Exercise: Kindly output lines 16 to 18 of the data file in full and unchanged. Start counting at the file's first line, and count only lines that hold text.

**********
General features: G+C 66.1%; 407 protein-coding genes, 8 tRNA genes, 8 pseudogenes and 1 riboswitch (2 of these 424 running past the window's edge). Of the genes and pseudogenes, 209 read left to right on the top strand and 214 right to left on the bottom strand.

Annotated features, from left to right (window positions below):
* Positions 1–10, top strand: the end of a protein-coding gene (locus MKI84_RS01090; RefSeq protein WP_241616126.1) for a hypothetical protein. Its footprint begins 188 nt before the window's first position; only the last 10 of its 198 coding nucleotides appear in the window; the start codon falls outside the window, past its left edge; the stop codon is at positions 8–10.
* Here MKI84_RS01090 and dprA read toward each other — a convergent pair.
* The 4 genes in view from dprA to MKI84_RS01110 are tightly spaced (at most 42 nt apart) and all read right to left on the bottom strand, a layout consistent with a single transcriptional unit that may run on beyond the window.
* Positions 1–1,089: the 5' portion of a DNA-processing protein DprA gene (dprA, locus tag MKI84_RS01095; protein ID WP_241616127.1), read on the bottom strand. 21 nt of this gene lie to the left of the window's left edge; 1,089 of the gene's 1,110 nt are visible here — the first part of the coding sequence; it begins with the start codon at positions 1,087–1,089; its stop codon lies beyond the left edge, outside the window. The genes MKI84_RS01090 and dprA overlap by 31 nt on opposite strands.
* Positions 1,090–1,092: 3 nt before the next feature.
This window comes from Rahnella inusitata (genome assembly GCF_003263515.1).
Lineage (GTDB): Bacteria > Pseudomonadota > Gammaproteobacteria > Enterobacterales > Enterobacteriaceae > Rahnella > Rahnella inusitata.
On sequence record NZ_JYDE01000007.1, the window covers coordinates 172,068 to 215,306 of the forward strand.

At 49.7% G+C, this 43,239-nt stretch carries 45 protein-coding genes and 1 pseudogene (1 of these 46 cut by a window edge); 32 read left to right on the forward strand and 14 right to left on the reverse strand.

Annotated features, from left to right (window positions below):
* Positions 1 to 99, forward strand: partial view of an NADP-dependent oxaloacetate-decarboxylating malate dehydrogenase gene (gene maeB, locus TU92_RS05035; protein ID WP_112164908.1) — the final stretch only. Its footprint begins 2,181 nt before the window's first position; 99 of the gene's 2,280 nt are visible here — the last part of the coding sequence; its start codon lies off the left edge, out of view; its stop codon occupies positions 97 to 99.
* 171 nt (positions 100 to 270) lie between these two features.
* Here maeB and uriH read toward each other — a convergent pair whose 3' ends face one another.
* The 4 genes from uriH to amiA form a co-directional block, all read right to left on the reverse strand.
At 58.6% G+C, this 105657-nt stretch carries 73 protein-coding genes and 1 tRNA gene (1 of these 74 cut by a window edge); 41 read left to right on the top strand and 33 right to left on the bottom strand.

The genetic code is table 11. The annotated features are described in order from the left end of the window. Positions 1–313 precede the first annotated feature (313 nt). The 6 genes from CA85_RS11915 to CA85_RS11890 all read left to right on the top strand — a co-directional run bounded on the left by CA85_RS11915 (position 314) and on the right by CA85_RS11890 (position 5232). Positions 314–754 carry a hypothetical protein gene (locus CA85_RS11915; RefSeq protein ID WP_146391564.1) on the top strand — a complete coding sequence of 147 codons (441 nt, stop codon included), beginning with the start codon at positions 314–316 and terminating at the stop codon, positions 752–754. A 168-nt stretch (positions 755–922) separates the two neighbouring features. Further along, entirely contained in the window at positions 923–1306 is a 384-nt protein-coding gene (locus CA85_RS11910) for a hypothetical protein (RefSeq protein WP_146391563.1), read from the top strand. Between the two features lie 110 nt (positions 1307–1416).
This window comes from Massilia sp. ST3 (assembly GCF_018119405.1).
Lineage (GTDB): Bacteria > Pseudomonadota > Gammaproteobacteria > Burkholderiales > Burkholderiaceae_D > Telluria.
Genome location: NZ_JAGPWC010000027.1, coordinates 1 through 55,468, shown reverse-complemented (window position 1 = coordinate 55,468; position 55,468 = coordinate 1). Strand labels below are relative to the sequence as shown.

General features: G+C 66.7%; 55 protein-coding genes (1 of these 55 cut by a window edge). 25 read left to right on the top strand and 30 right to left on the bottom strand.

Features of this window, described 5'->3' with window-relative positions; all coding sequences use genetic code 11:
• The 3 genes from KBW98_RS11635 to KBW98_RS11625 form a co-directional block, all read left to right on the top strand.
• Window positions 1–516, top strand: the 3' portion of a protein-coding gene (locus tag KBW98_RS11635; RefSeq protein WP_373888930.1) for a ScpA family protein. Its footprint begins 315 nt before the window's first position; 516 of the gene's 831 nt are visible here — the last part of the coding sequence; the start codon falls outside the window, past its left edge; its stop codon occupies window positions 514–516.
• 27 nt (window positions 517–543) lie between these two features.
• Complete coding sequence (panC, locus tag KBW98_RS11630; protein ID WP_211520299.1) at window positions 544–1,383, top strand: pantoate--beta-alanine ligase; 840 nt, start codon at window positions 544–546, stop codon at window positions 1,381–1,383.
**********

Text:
* The 4 genes from uriH to amiA form a co-directional block, all read right to left on the reverse strand.
At 58.6% G+C, this 105657-nt stretch carries 73 protein-coding genes and 1 tRNA gene (1 of these 74 cut by a window edge); 41 read left to right on the top strand and 33 right to left on the bottom strand.

The genetic code is table 11. The annotated features are described in order from the left end of the window. Positions 1–313 precede the first annotated feature (313 nt). The 6 genes from CA85_RS11915 to CA85_RS11890 all read left to right on the top strand — a co-directional run bounded on the left by CA85_RS11915 (position 314) and on the right by CA85_RS11890 (position 5232). Positions 314–754 carry a hypothetical protein gene (locus CA85_RS11915; RefSeq protein ID WP_146391564.1) on the top strand — a complete coding sequence of 147 codons (441 nt, stop codon included), beginning with the start codon at positions 314–316 and terminating at the stop codon, positions 752–754. A 168-nt stretch (positions 755–922) separates the two neighbouring features. Further along, entirely contained in the window at positions 923–1306 is a 384-nt protein-coding gene (locus CA85_RS11910) for a hypothetical protein (RefSeq protein WP_146391563.1), read from the top strand. Between the two features lie 110 nt (positions 1307–1416).